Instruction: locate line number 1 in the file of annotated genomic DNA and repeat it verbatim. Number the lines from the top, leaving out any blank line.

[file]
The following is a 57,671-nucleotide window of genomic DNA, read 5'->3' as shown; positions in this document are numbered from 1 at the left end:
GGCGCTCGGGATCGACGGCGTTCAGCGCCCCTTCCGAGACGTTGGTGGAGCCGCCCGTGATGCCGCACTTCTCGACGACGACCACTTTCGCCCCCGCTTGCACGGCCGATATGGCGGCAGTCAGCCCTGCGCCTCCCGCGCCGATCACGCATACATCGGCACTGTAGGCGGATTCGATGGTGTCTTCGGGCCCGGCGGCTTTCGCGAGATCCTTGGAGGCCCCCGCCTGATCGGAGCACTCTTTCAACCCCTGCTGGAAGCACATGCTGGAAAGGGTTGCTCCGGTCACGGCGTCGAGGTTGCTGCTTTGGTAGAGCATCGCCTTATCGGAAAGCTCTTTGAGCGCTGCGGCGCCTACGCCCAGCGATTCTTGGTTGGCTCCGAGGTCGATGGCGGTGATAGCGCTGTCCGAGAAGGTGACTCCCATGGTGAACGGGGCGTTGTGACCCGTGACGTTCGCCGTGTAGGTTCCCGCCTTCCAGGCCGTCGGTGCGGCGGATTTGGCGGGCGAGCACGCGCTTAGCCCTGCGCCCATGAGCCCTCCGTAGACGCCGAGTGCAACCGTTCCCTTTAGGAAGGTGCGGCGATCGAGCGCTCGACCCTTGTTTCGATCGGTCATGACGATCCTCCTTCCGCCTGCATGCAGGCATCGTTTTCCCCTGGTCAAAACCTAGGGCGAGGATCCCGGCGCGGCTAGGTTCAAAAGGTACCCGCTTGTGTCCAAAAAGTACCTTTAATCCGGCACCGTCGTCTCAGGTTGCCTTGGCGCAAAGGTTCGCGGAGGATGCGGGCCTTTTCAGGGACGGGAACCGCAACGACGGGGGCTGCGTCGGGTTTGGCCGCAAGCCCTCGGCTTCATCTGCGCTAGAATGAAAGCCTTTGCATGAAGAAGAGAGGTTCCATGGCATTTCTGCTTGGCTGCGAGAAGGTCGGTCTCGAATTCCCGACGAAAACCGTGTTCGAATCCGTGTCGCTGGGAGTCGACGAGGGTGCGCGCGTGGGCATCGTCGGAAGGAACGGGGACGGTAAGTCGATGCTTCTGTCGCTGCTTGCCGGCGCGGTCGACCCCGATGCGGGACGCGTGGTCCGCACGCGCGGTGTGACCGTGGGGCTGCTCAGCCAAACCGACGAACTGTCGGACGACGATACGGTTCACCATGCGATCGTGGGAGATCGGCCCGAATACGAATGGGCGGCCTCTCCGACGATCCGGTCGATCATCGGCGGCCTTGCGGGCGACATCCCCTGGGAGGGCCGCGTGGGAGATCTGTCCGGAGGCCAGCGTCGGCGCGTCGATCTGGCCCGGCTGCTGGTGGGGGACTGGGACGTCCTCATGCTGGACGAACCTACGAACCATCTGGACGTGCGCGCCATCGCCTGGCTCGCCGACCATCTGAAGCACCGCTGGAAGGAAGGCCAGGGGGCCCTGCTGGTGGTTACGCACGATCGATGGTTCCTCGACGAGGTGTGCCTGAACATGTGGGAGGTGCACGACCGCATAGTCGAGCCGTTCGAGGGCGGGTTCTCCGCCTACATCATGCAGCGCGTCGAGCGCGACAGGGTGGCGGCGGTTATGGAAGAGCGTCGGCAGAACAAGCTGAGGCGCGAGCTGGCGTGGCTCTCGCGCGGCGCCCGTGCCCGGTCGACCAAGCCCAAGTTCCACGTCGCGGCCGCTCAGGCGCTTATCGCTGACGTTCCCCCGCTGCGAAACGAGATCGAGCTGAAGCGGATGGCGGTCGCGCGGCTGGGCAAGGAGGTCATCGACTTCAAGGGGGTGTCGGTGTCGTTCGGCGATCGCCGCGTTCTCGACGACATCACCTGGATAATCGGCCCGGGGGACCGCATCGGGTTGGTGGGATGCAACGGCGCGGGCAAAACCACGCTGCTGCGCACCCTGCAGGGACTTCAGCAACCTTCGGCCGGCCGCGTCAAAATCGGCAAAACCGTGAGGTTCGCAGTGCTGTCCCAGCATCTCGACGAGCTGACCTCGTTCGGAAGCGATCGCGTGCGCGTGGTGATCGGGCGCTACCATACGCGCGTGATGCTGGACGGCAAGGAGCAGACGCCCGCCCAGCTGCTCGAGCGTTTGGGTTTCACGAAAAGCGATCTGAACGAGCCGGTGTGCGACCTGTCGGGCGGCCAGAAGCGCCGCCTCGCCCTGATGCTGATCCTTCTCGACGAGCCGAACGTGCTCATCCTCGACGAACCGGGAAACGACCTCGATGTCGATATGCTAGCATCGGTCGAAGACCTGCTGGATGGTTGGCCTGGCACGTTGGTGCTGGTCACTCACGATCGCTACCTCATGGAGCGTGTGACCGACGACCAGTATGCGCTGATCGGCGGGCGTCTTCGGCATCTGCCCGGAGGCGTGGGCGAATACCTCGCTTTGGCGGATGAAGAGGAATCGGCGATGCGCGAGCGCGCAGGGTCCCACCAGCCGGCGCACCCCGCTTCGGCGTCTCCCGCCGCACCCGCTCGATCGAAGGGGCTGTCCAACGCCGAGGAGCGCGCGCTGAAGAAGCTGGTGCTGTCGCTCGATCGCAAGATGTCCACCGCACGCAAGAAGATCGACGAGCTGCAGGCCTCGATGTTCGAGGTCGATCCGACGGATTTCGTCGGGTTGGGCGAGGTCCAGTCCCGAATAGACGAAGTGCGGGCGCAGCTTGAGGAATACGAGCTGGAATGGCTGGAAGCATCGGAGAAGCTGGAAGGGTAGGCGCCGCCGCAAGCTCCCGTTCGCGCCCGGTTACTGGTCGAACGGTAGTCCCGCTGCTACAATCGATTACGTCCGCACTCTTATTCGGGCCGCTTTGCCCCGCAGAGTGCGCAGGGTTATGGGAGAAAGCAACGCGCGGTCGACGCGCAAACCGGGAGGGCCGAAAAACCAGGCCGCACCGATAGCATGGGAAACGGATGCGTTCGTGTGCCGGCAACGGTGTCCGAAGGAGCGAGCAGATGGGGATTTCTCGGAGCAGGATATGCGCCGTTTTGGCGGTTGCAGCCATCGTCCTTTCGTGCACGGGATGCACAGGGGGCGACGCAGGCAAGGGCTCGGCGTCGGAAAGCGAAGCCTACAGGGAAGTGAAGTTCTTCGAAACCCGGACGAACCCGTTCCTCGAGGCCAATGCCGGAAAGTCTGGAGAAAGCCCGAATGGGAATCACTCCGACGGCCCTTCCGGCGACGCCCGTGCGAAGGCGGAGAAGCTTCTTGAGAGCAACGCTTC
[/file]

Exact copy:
The following is a 57,671-nucleotide window of genomic DNA, read 5'->3' as shown; positions in this document are numbered from 1 at the left end: